Agricultural powerhouse Brazil increased its farm budget for 2013/14 by nearly a fifth on Tuesday to 136 billion reais ($64 billion) as its farming sector thrives, and it earmarked extra cash to expand badly needed warehouse capacity.
The annually-revised farming budget has grown about six-fold in a decade, keeping in step with rapid expansion of production in the world’s No. 1 producer of coffee, sugar and orange juice and major producer of soy, corn and beef.
Most of the annually revised budget involves loans to growers at subsidized interest rates to cover production costs, which are repaid months later after crops are sold. It also allocates funds to subsidize crop insurance and low-carbon farming techniques.
“If all of this is spent, and there’s a shortage of funds, we will add to it … Spend it all and you will get more,” said President Dilma Rousseff, to cheers and applause from farming representatives at the ceremonial announcement of the budget.
A major food importer just a few decades ago, Brazil has invested heavily in scientific research to adapt crops to its soils and climate. Productivity of key crops like grains and coffee has soared and crop exports are now nearly $100 billion.
While output has surged, neglected infrastructure is now stretched to the limit with a lack of warehousing capacity, clogged ports and a shortage of trucks in a country reliant on expensive road transport to haul crops long distances to port.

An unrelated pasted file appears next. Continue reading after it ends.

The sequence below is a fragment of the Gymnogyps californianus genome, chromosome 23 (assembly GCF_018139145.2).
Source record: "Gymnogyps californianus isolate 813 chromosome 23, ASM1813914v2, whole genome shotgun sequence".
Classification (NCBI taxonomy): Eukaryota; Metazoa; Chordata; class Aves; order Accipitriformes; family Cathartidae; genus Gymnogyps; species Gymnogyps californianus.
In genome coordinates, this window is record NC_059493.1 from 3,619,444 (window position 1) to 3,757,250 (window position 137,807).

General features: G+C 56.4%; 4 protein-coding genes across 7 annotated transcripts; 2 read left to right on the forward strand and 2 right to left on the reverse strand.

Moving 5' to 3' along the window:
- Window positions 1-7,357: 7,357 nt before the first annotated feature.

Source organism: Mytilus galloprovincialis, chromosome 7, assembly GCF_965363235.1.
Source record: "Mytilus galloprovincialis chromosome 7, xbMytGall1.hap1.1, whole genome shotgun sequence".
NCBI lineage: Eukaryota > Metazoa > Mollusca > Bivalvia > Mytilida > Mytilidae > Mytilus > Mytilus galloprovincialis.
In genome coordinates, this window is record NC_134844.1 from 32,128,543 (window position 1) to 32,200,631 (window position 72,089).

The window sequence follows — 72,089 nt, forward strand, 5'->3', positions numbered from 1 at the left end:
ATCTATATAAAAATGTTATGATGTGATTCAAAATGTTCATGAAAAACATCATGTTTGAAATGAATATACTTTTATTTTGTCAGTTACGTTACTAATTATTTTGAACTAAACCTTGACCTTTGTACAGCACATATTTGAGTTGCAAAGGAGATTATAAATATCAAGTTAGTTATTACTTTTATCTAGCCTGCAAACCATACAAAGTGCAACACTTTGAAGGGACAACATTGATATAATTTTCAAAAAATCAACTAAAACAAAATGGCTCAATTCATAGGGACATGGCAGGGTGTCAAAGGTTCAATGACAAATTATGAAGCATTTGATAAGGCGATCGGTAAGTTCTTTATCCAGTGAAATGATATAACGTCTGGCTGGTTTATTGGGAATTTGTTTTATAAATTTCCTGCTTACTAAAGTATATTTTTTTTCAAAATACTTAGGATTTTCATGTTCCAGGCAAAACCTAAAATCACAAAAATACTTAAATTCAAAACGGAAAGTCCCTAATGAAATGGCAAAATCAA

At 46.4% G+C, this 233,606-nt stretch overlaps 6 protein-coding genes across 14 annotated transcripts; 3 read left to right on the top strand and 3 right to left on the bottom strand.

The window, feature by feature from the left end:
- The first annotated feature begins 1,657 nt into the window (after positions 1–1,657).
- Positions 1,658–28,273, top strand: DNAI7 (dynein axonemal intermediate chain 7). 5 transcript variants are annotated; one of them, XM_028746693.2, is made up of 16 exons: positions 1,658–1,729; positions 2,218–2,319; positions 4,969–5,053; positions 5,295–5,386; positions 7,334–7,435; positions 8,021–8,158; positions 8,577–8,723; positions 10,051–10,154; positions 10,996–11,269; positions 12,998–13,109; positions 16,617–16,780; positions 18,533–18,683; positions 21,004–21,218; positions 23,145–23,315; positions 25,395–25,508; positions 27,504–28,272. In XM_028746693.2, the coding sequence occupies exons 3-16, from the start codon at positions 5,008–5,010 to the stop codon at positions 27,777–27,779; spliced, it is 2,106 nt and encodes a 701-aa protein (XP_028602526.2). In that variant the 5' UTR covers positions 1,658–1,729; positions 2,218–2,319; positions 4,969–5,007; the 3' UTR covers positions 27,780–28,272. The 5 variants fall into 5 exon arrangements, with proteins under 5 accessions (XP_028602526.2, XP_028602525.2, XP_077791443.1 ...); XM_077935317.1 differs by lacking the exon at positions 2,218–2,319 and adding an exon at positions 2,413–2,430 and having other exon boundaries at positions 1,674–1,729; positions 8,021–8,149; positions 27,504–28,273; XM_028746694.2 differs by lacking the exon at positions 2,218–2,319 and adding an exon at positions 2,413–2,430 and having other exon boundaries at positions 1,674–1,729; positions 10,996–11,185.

Agriculture Minister Antonio Andrade announced the government would allocate 25 billion reais to finance construction of new warehouses over the next five years. Brazil had record corn and soybean harvests this season.
The government also sees boosting storage capacity as a way to rein in a recent spike in food inflation. By keeping reserves on tap, the state can make strategic sales or purchases and try to influence prices.
The minister said subsidized interest rates for loans made under the budget would average 5.5 percent annually. Lending specifically for investments in farm equipment, irrigation and storage would enjoy rates of 3.5 percent a year.
Cash allocated for subsidizing the cost of contracting crop insurance was also hiked to 700 million reais, up from 400 million last year. The government wants to increase insurance to avoid bankruptcies for farmers hit by weather calamities that in the past have forced some to drop out of farming altogether.
Lending for investment in irrigation was also boosted to 400 million reais, following one of the worst droughts in history in Brazil’s northeastern region. The drought has killed off thousands of cows and slashed output of some crops, including sugarcane.
Katia Abreu, head of Brazil’s main farming lobby, the CNA, said planned new railways, highways and waterways, still a few years off at least, would eventually divert the flow of most crop exports to northeastern ports from the south, cutting sea voyage times.
Brazil will announce a separate budget destined for small-scale producers who produce the bulk of Brazil’s domestically-consumed food supply on Thursday.